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In my swing application, I have different types of text I'd like to display. For example, I want to display a heading text before a list of choices, something like:

    Select choice:

I want the "Select Choice" label to use the "Heading" font (something I define), and the choices to use the "Choice" font. This pattern will occur multiple places in my application, so ideally I'd like to centralize where the fonts are set.

My current approach is to use a factory to create the different label types:


The factory reads in a properties file specifying the fonts and I customize the labels when they are created in the factory. I know that using a factory like this works, but I'm not sure if there is a standard Swing convention for doing something like this. Any input would be appreciated.

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2 Answers 2

One other approach would be to extend JLabel.

You could still read the fonts in from a configuration file, but this way, you can create labels in a much more similar way to a regular JLabel.

private JLabel header = new HeaderJLabel("Header text");

All you would have to do is override the constructor for your custom labels.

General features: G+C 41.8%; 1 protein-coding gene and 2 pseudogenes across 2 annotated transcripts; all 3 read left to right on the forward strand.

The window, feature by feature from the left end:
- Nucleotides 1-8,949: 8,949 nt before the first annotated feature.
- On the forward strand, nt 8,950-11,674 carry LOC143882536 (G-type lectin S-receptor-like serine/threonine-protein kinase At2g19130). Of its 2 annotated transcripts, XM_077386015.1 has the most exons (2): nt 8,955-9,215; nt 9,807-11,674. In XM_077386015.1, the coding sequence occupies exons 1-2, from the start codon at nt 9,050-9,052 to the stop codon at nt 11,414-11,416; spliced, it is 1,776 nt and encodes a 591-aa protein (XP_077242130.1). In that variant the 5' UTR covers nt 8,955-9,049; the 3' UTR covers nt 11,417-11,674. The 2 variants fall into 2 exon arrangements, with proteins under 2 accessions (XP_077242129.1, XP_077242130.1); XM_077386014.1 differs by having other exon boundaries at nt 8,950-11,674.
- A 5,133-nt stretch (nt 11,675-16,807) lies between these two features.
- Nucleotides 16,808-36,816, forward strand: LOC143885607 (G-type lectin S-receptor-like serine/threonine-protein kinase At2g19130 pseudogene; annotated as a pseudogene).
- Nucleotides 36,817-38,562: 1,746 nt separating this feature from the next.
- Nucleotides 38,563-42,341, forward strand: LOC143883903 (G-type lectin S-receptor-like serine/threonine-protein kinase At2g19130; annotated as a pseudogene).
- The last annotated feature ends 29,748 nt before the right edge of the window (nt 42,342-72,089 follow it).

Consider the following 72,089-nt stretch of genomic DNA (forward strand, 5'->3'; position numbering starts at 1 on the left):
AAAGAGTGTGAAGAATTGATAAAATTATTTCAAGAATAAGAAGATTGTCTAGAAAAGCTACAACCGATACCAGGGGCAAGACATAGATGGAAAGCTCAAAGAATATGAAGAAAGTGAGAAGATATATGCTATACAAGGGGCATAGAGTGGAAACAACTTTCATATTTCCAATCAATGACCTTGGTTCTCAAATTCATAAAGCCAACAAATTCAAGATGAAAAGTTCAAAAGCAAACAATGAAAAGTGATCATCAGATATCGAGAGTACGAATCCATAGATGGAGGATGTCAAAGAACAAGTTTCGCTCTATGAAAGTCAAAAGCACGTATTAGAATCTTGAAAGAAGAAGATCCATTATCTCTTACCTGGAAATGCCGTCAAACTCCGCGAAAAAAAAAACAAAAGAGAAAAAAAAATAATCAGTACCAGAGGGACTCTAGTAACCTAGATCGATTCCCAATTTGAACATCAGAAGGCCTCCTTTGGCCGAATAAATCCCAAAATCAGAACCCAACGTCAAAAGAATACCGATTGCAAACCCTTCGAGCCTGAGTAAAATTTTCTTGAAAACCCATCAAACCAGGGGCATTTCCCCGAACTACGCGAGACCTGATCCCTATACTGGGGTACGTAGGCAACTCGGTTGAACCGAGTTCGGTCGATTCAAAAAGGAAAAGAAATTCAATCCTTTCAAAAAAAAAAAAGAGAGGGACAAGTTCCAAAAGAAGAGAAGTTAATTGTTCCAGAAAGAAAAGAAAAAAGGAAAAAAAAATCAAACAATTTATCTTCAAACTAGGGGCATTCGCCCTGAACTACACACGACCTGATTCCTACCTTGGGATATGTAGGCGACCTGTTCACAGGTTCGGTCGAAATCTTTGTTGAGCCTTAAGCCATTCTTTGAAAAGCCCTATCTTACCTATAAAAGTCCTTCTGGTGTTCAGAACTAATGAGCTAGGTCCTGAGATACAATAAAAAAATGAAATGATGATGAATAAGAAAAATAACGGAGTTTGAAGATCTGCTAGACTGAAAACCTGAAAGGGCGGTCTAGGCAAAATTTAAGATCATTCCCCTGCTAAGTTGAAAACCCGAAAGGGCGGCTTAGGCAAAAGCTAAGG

Also, you should only read in the configuration file once. Load it into memory, and access it from memory from then on.

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Yep, that was the other way I had considered. I don't generally do a lot of swing development, so I just didn't know if there was a standard "Swing" way to do things. –  Jeff Storey Jul 27 '09 at 16:03
I don't believe there is a standard for what you are doing because it generally isn't too common. –  jjnguy Jul 27 '09 at 16:04
It's not common to have multiple styles of text on a rich UI? –  Jeff Storey Jul 27 '09 at 16:09
Most of the time, labels use similar styles. But I may be mistaken. –  jjnguy Jul 27 '09 at 16:20
In my experience it's not that common. Bear in mind that Swing was designed in the late 90s. Graphic designers didn't have as much power in the NT 3.5 / Windows 2K days as they do in these days of Web 2.0. :) –  David Moles Jul 29 '09 at 14:54

You can use limited html inside of many Swing components, so you may be able to use html to give your text different styles.

For instance, headingLabel.setText("< html><b>This text will be bold</b>< /html>"); Will give you a label with bold text.

Note: you have to remove the extra space from < html> and < /html>

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